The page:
By David Milliken
LONDON, Nov 27 (Reuters) - For the first time since taking office in 2010, finance minister George Osborne will be able to present a more upbeat message about Britain's finances in a budget update next week.
An unexpectedly strong rebound in economic growth since his budget in March will also give Osborne some scope to address rising living costs, the key challenge to his Conservative-led government's re-election in May 2015.
Growth is set to be three times faster than predicted as recently as March, and economists expect official borrowing forecasts for this year and next to be lowered by just over 10 billion pounds ($16.2 billion) when Osborne presents his half-yearly update on Dec. 5.
However, even if borrowing this financial year does fall to the range of 105-110 billion pounds that economists expect, it will still amount to nearly 7 percent of annual economic output - down from 11 percent at the last election but more than in almost all other big economies.
Moreover, economists do not think the government's Office for Budget Responsibility will judge the improvement in growth to be durable enough for it to bring forward the date when it expects Britain to reach a key budget goal.
Osborne aimed in 2010 to bring the budget into surplus - excluding investment spending, and taking into account where the economy is in the business cycle - by 2014/15, but this is currently pencilled in for 2016/17.
'The drop in the deficit is really all the side-effect of stronger economic growth,' said Michael Saunders, chief UK economist at Citi, adding that it was too early to for the OBR to judge Britain's long-run prospects had improved.
The fall in borrowing is less marked than the upgrade to growth might suggest, in part because of the time-lag between improvements in growth and the public finances.
The opposition Labour Party and some economists argue Britain would have achieved strong growth far sooner if Osborne had cut spending by less in 2010 and 2011, putting it in a better position to reduce borrowing now.
Nonetheless, the better borrowing numbers so far this year mean Osborne does not have to fear a repeat of the ratings agency downgrades in February and April, which cost Britain the triple-A rating he had pledged to defend.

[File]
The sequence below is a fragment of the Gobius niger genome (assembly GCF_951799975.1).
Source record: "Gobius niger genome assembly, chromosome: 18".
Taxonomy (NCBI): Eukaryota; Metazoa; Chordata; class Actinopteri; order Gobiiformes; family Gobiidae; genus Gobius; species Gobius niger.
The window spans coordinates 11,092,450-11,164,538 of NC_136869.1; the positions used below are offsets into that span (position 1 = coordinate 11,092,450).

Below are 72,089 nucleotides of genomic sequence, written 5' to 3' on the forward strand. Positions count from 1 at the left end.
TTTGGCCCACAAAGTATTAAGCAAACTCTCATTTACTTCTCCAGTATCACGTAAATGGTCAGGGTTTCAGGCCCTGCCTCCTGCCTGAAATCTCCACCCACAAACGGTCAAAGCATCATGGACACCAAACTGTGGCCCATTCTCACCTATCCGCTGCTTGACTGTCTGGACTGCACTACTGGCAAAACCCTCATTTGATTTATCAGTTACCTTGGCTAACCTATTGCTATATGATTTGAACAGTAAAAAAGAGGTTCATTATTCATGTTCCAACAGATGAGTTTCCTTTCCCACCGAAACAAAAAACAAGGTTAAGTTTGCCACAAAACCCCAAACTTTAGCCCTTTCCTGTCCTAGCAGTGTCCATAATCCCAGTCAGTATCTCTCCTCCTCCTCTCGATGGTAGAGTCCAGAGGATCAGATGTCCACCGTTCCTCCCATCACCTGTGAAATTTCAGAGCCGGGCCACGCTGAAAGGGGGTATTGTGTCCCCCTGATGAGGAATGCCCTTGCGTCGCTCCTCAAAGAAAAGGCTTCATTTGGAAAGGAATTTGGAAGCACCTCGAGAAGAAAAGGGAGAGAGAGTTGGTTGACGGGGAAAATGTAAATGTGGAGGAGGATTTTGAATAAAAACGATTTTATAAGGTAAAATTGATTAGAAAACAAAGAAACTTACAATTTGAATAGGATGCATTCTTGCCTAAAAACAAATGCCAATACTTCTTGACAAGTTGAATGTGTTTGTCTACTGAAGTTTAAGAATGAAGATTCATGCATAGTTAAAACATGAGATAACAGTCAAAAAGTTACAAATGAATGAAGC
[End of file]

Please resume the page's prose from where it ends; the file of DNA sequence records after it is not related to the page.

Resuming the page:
LIVING COST CRUNCH
It also means Osborne will have some spare cash to funnel towards British households, whose incomes have risen by less than inflation every year since the financial crisis and are now at their lowest in real terms in a decade.
Osborne is under pressure to remove levies to fund environmental measures from household energy bills - the rising cost of which has become a political flashpoint - and instead pay for them through general government spending.
'These energy surcharges raise peanuts but they are fantastically unpopular and also a highly regressive form of taxation,' said Citi's Saunders, adding that removing them would cost 1-2 billion pounds a year.
Britain's finance ministry has remained tight-lipped about any new budget measures but the government has already committed to providing free school meals for more children and tax breaks for some married couples, which will cost a combined 1.3 billion pounds, and also aims to freeze tax on motor fuel.
New taxes are likely for foreign property owners who have been blamed for pushing up housing costs, especially in London.
But economists still expect Osborne to bank the bulk of Britain's borrowing undershoot, possibly to allow him more largesse nearer to the 2015 election.
Osborne has also firmly stressed the need to lower the deficit.
($1 = 0.6178 British pounds)
(Editing by Jeremy Gaunt) Keywords: BRITAIN BORROWING
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